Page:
Everyone knows that operating an airport is expensive, and major ones like Sky Harbor International collect revenue from various sources, starting with the airlines and extending down to rental car companies, vendors and parking, which steadily increases in price. Phoenix operates the airport as a major resource not only for the city but the whole state, with a business model that is self-supporting beyond the federal and state funding it receives.
Taxicabs also pay the airport. That industry has been heavily impacted by the rideshare companies, which consumers have found to be economical and efficient. Sky Harbor, named the nation’s best airport by the Wall Street Journal, charges them $2.66 for a passenger pickup. The city had planned to add a new $4 fee for both pickups and drop-offs, and to gradually increase that to $5 in 2024. The companies objected, and the state attorney general weighed in by saying that the charge would be illegal under a state proposition barring new taxes on services, something that muddies the issue. The Arizona Supreme Court will decide the matter.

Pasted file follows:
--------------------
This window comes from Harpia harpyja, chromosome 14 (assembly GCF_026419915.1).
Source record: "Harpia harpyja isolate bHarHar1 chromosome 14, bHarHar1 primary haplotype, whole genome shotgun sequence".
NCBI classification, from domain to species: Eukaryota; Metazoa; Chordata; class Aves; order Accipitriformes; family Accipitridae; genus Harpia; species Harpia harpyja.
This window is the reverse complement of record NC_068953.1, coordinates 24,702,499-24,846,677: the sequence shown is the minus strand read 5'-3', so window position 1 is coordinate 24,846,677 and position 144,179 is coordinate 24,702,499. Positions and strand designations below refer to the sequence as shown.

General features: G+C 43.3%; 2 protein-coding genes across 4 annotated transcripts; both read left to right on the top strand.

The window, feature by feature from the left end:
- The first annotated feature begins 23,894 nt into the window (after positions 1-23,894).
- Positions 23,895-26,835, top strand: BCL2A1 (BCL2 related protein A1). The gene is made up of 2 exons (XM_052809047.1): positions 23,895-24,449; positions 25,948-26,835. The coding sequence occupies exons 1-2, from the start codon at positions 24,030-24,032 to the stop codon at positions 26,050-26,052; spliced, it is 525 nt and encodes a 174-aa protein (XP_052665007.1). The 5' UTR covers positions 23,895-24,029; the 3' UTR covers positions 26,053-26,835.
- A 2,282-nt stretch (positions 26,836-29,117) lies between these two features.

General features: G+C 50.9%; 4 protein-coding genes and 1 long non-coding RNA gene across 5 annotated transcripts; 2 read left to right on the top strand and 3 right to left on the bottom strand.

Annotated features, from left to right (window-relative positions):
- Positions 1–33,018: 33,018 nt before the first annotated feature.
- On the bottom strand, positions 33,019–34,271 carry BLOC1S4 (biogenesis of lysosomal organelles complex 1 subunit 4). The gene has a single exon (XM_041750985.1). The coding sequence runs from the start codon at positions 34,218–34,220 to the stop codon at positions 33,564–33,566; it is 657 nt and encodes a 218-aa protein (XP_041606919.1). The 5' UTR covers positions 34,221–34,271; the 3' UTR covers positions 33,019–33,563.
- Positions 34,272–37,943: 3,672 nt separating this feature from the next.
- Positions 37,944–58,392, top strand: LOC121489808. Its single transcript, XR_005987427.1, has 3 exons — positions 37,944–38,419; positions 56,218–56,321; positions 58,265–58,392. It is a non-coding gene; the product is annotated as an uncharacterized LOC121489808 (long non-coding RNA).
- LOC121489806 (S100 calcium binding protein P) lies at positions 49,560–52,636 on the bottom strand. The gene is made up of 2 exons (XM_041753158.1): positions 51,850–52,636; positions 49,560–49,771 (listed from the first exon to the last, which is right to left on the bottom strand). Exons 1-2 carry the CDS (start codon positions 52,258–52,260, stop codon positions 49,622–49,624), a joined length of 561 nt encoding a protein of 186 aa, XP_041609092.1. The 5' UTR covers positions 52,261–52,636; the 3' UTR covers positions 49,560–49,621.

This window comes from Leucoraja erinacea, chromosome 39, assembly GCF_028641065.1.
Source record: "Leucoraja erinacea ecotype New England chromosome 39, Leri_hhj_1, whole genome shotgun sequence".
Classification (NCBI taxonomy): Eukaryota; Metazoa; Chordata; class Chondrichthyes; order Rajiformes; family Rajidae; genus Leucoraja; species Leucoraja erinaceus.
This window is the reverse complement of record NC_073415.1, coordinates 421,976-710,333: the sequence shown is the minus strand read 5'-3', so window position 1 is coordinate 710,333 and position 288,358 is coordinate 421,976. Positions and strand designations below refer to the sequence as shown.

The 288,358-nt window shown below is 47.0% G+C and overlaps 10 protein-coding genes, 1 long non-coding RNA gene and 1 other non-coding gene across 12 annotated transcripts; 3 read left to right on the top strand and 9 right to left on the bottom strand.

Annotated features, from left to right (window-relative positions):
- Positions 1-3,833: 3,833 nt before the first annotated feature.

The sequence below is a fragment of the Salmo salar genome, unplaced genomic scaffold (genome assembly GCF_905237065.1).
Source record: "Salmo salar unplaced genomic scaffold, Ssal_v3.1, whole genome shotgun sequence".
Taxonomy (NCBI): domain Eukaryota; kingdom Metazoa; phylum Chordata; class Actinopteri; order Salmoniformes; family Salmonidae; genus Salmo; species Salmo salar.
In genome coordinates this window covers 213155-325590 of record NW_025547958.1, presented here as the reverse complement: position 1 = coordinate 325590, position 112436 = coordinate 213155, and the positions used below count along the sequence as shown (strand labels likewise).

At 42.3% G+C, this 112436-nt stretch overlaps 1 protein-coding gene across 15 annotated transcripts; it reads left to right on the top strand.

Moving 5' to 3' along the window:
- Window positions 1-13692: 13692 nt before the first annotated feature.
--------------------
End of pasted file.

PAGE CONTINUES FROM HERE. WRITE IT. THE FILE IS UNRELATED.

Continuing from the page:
Meanwhile, a bill has surfaced in the Legislature that would roll back airport ride fees to 2017 levels.
Obviously, no one wants to pay more than they have to for anything and such legislation will have fans, but airports have needs. Uber and Lyft have created a huge new business with a creative model that customers have appreciated. But that does not mean they should be exempt from paying for their share of air travel services while others in effect subsidize them.
The rideshare companies have a large number of drivers who offer their services at a reasonable amount. Collecting a small fee from customers to pay for airport facilities really will not damage their market share.
Beyond airports, the cost of government is expensive as well. Carving out exceptions of who has to pay is not a good precedent.